People’s Bank of China intensifies crypto crackdown as Chinese CBDC progresses

The People’s Bank of China is intensifying its cryptocurrency crackdown.

In a statement released on Saturday, the People’s Bank of China stated that it will “keep heavy pressure on virtual currency trading hype.” The announcement comes a day after officials announced the bank’s goals for the second half of the year.

The PBoC praised itself earlier this year for “severely clamping down on illicit virtual currency operations,” and stated that it will continue to monitor financial platforms and fight down on crypto “trading frenzy.”

Since 2017, when Chinese financial institutions were prohibited from dealing with cryptocurrency, the Chinese government has limited crypto trading in the nation.

Three major Chinese payments groups reaffirmed their adherence to the regulation on May 17 this year, stating that speculative trading was “seriously endangering the safety of people’s property and disturbing the regular economic and financial order.”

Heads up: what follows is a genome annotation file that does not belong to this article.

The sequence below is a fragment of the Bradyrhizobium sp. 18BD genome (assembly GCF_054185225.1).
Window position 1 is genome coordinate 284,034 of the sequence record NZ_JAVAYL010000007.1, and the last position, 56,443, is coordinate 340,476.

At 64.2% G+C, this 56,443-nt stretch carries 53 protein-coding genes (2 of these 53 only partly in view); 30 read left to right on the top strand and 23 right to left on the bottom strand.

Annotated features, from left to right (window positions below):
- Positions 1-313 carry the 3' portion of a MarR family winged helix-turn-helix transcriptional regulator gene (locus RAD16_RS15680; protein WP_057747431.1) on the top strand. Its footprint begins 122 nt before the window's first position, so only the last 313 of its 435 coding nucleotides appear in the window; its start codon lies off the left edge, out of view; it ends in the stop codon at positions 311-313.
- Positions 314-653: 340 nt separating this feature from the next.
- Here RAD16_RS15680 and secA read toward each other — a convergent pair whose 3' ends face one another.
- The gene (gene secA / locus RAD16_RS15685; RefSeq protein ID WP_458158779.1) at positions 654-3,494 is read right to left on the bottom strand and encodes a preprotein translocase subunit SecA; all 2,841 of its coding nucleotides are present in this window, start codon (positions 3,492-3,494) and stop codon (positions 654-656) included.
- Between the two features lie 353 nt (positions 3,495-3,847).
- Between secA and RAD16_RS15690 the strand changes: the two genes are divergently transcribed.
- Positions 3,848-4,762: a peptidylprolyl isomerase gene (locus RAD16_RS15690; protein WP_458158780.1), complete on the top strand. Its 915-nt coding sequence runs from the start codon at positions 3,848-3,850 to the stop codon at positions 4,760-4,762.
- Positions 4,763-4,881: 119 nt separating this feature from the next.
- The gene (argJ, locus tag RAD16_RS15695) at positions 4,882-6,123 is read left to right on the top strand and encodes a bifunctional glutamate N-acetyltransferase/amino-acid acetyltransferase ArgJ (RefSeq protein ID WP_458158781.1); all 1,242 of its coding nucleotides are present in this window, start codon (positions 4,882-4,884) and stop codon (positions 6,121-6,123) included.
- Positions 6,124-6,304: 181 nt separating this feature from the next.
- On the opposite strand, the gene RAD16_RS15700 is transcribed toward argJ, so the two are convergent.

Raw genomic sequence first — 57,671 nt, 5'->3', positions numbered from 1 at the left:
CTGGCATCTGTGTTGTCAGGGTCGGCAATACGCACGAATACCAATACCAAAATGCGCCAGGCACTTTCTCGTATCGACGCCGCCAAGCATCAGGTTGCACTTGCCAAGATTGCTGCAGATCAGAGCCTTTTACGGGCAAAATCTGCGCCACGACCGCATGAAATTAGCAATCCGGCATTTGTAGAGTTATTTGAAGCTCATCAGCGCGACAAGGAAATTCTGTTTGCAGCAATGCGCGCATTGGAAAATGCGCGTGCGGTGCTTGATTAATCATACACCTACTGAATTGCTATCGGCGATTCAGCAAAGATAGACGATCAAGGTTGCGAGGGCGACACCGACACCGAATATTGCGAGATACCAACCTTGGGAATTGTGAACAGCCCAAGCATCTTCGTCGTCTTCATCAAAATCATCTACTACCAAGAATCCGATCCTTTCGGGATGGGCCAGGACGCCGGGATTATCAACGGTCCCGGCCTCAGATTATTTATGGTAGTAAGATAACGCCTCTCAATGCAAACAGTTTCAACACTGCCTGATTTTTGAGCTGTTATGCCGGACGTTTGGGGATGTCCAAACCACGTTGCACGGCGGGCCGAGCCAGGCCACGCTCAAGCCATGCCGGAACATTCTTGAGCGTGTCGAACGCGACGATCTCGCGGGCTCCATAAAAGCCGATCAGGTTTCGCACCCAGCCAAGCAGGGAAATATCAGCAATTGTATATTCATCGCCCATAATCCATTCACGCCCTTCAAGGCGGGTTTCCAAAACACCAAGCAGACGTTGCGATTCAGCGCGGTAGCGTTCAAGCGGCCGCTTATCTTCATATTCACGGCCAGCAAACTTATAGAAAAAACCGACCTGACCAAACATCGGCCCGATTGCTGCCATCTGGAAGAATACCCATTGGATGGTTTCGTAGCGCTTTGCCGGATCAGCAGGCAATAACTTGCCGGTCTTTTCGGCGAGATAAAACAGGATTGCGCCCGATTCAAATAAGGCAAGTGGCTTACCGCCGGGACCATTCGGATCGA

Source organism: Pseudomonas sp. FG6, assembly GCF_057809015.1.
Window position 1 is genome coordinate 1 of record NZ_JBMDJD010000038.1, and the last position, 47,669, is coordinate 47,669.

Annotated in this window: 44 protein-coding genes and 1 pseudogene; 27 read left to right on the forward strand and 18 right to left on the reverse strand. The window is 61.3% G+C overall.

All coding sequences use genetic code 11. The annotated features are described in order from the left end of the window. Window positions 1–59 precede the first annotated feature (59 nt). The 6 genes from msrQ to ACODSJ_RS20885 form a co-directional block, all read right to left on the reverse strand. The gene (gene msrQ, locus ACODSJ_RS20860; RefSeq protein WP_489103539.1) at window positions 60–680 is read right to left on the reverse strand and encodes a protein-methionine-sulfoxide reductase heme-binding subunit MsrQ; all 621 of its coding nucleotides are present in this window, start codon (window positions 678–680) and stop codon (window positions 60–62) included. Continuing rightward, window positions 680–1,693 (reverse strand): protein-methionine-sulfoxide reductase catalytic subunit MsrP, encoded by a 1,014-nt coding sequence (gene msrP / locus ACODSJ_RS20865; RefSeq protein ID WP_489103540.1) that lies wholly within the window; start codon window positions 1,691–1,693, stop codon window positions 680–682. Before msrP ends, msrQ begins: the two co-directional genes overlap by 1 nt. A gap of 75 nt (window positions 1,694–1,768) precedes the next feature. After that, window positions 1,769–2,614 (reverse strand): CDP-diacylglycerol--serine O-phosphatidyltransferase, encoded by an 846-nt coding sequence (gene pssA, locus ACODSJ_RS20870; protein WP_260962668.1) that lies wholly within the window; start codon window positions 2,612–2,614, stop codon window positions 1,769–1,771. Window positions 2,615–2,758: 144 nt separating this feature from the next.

China subsequently stepped up its efforts by imposing crypto mining limitations five days later in other to “avoid and manage financial hazards.” Throughout June, the country witnessed heavy restrictions on Bitcoin mining.

CBDC caused the crackdown on cryptocurrency

The PBoC is working on its own central bank digital currency while cracking down on cryptocurrency.

According to the central bank’s July 2021 progress report, the digital yuan was utilized in 70.75 million transactions by the end of June, with a total value of 34.5 billion yuan ($5 billion).

The digital yuan is the digital version of China’s physical money, the renminbi. It is not a cryptocurrency. Like banknotes, digital yuan tokens have unique identities, but the government can simply follow the digital version and know whose wallet it is in, a convenient feature for when the government wants to clampdown on illicit activity.

Meanwhile, China’s crypto clampdown has positively boosted the digital yuan, helping it gain traction as evidenced by the 70.75 million transactions recorded at the end of June, with a total value of 34.5 billion yuan ($5 billion).

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